Before MSF took over Harley-Davidson could not offer Rider’s Edge in the state and get the driver’s license-waiver. After MSF took over California, Harley-Davidson sponsored a bill through Assemblyman Rudy Bermudez to get the price cap taken off. A later version was worded it in such a way that it would remove all authority over the program from the California Highway Patrol. After Assemblyman Rudy Bermudez, lobbyists from Harley and CHP officials met, the CHP created a new classification for training—premier—that could charge up to $400 and Rider’s Edge could be profitably offered in the state. The price cap on standard courses remained and training now costs $250 because of the CHP—about a 21% increase over the $198 it was when Crayne and Associates had the program.

Just as that change was announced:

the CHP got a really great deal on Electra Glide police motorcycles.

The bill that would’ve stripped all power from the CHP over the program disappeared.

And Bermudez got a lot of donations from clients of the same lobbyist that Harley had used—who had never given to him before.

But in the months after that:

Bermudez narrowly lost his senatorial bid.

CHP decided that the wobble problem with the Electra Glides were so treacherous it decided not to purchase them.

Otoh, Harley got to get the driver’s license-waiver and charge up to $400 for the BRC all dressed up in black and orange.

Right now, there are only three states in the USA where Harley-Davidson’s Rider’s Edge is not offered. New York is one of them. Will it still be next year?

The idea that competition could keep training costs down when the only “competition” is the Motorcycle Safety Foundation isn’t borne out in MSF’s administrative history with the four states it already took over.

Aiello’s response to allegations

March 21, 2009

The following is the full text of the former MANYS administrator, Joe Aiello’s e-mail to the Associated Press. A few of the points below were in the rebuttal article published in However, as the majority of my readers are rider educators, the additional detail may give you a broader or deeper—and certainly much longer—basis to judge whether the expenditures sound reasonable or not.

I am retaining the formatting as it was sent to me. Aiello put the AP article in italics. I added “Joe wrote” to indicate his responses. At times I will add something in from what he said in the earlier phone interview or what’s needed for clarification. That text is set off with [square brackets and blue text].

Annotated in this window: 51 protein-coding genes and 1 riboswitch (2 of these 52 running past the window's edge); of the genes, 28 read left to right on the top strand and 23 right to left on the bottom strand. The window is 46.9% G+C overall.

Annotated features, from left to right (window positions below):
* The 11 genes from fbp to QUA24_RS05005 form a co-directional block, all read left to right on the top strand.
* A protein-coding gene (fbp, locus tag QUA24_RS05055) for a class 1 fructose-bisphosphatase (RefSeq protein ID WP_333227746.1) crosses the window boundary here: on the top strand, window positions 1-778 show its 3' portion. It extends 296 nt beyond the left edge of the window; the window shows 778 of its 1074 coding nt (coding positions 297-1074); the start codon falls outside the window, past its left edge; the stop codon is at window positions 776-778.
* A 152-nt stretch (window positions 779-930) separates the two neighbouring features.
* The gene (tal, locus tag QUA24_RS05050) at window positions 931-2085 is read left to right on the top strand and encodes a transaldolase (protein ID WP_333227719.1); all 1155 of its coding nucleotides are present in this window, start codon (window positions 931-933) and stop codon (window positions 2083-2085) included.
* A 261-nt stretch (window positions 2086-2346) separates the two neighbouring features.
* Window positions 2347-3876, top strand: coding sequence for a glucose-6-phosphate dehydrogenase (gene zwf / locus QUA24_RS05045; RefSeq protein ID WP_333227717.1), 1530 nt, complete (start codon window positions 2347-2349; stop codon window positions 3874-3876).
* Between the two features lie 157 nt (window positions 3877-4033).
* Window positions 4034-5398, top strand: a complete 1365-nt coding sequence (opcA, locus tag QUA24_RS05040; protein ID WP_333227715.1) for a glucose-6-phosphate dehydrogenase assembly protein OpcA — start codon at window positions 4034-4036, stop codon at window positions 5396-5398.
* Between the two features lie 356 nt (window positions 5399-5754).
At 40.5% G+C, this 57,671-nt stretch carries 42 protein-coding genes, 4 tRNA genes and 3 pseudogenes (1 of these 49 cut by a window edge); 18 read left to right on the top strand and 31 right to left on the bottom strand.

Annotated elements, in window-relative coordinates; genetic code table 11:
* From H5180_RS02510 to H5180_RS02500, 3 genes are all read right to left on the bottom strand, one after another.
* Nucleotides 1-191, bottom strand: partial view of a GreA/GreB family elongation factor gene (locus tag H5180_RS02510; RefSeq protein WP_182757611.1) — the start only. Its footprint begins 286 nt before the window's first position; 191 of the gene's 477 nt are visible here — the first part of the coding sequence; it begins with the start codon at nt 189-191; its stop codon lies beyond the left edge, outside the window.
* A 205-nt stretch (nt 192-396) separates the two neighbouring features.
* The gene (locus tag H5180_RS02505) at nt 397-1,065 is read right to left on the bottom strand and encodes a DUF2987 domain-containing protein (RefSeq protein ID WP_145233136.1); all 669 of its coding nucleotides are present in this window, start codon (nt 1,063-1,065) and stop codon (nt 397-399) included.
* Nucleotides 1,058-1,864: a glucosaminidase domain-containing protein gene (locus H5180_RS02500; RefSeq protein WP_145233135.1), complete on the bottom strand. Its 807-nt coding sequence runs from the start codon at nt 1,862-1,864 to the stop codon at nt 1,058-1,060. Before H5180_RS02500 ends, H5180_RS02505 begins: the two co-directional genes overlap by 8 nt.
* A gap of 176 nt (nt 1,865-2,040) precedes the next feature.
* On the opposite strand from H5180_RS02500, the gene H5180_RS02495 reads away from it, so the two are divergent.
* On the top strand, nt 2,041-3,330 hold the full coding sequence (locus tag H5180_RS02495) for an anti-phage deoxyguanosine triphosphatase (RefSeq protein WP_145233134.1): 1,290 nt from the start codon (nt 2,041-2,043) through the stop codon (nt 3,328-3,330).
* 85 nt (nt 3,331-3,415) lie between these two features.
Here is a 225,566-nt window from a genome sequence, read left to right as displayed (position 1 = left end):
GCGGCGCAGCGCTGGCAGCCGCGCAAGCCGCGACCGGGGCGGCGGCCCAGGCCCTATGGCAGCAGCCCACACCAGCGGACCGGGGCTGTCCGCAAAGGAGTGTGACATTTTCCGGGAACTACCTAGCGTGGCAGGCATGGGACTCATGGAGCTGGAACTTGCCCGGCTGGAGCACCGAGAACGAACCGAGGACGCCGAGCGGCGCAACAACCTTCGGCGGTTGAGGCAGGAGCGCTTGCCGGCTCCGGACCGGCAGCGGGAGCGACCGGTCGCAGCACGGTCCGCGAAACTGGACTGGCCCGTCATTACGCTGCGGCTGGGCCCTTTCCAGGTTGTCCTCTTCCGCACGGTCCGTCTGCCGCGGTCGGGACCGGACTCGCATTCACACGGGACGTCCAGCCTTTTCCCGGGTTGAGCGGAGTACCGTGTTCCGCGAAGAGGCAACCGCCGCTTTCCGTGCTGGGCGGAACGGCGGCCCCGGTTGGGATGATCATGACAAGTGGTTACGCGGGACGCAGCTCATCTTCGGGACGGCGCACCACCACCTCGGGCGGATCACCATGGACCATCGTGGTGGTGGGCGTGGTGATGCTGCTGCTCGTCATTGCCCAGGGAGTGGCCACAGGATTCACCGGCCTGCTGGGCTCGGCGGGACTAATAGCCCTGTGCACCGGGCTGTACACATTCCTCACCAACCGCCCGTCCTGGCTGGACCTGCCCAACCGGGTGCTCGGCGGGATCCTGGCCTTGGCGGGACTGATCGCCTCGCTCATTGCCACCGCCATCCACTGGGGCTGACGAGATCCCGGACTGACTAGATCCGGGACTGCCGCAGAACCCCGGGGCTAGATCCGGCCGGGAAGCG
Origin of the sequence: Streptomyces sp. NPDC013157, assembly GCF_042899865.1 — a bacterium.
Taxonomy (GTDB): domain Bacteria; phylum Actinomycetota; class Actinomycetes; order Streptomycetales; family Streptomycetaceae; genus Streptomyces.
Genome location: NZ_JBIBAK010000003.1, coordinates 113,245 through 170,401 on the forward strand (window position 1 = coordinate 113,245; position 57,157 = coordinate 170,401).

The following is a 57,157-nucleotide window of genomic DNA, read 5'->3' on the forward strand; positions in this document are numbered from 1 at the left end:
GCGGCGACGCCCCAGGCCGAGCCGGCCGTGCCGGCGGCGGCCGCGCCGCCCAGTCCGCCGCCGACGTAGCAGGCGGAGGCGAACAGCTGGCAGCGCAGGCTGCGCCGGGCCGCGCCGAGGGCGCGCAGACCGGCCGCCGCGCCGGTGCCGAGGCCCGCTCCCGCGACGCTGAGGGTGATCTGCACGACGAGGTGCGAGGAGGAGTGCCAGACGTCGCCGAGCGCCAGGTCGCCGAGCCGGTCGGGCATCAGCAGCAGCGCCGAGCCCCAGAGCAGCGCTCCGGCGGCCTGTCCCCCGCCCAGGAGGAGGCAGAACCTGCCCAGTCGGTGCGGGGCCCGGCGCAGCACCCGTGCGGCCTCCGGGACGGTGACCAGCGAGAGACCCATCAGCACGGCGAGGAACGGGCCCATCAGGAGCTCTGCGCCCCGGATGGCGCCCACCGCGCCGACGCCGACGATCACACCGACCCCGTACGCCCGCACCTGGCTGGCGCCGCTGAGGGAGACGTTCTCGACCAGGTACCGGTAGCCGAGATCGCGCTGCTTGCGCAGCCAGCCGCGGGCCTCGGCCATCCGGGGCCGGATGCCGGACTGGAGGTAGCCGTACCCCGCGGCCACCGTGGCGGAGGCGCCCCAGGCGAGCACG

State Comptroller Thomas DiNapoli said Tuesday that the Motorcycle Association of New York State, based in New York City, is losing the contract it first secured in 1998 in the administration of Gov. George Pataki. The audit includes accusations against some of its top officials. Findings are being sent to the state attorney general’s office for possible further action.

Joe wrote: This paragraph makes it sound that we are losing the contract as a result of the audit. Also, untrue. The DMV sent out a press release in late January stating that the contract was awarded because the MSF underbid MANYS. The audit was only released at the end of last week. Details of this are in my previous letter to you. I will also state that the Comptroller’s audit was a year and a half in the making. If we were involved in such nefarious activity, don’t you think that they would have taken action a year and a half ago??

The state’s contract is worth about $6.4 million over five years. The spending by the association came during a period in which Mr. DiNapoli said the association failed to meet basic requirements of the contract including the establishment of enough training sites statewide.